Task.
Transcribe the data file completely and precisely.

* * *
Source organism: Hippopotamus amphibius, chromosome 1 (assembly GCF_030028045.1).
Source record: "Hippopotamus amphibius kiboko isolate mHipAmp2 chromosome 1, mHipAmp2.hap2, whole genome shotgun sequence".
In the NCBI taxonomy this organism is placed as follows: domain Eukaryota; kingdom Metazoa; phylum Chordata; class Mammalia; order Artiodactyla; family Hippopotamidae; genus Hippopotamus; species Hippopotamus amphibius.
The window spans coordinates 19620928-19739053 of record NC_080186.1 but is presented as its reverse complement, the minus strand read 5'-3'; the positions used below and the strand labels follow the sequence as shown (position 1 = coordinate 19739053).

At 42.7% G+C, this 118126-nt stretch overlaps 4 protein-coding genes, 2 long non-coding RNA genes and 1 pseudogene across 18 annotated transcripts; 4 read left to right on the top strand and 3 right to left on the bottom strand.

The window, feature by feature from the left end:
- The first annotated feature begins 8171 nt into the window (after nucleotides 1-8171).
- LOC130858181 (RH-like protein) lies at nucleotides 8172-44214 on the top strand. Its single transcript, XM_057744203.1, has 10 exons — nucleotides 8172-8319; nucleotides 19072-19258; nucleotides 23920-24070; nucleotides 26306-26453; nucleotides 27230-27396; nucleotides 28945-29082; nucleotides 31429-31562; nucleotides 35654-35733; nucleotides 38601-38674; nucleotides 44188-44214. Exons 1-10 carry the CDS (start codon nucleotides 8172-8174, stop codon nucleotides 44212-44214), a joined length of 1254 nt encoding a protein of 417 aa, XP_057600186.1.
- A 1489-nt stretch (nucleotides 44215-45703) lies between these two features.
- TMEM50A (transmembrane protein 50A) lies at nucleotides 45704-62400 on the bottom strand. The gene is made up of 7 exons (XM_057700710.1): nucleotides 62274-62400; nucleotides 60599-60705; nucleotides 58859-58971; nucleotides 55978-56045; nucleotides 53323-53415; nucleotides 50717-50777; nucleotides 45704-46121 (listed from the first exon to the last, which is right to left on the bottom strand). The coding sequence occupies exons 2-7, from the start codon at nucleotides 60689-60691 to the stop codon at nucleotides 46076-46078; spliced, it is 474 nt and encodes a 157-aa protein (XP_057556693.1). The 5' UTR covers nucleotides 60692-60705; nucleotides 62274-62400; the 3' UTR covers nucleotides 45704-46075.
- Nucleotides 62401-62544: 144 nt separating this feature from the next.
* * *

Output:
Source organism: Hippopotamus amphibius, chromosome 1 (assembly GCF_030028045.1).
Source record: "Hippopotamus amphibius kiboko isolate mHipAmp2 chromosome 1, mHipAmp2.hap2, whole genome shotgun sequence".
In the NCBI taxonomy this organism is placed as follows: domain Eukaryota; kingdom Metazoa; phylum Chordata; class Mammalia; order Artiodactyla; family Hippopotamidae; genus Hippopotamus; species Hippopotamus amphibius.
The window spans coordinates 19620928-19739053 of record NC_080186.1 but is presented as its reverse complement, the minus strand read 5'-3'; the positions used below and the strand labels follow the sequence as shown (position 1 = coordinate 19739053).

At 42.7% G+C, this 118126-nt stretch overlaps 4 protein-coding genes, 2 long non-coding RNA genes and 1 pseudogene across 18 annotated transcripts; 4 read left to right on the top strand and 3 right to left on the bottom strand.

The window, feature by feature from the left end:
- The first annotated feature begins 8171 nt into the window (after nucleotides 1-8171).
- LOC130858181 (RH-like protein) lies at nucleotides 8172-44214 on the top strand. Its single transcript, XM_057744203.1, has 10 exons — nucleotides 8172-8319; nucleotides 19072-19258; nucleotides 23920-24070; nucleotides 26306-26453; nucleotides 27230-27396; nucleotides 28945-29082; nucleotides 31429-31562; nucleotides 35654-35733; nucleotides 38601-38674; nucleotides 44188-44214. Exons 1-10 carry the CDS (start codon nucleotides 8172-8174, stop codon nucleotides 44212-44214), a joined length of 1254 nt encoding a protein of 417 aa, XP_057600186.1.
- A 1489-nt stretch (nucleotides 44215-45703) lies between these two features.
- TMEM50A (transmembrane protein 50A) lies at nucleotides 45704-62400 on the bottom strand. The gene is made up of 7 exons (XM_057700710.1): nucleotides 62274-62400; nucleotides 60599-60705; nucleotides 58859-58971; nucleotides 55978-56045; nucleotides 53323-53415; nucleotides 50717-50777; nucleotides 45704-46121 (listed from the first exon to the last, which is right to left on the bottom strand). The coding sequence occupies exons 2-7, from the start codon at nucleotides 60689-60691 to the stop codon at nucleotides 46076-46078; spliced, it is 474 nt and encodes a 157-aa protein (XP_057556693.1). The 5' UTR covers nucleotides 60692-60705; nucleotides 62274-62400; the 3' UTR covers nucleotides 45704-46075.
- Nucleotides 62401-62544: 144 nt separating this feature from the next.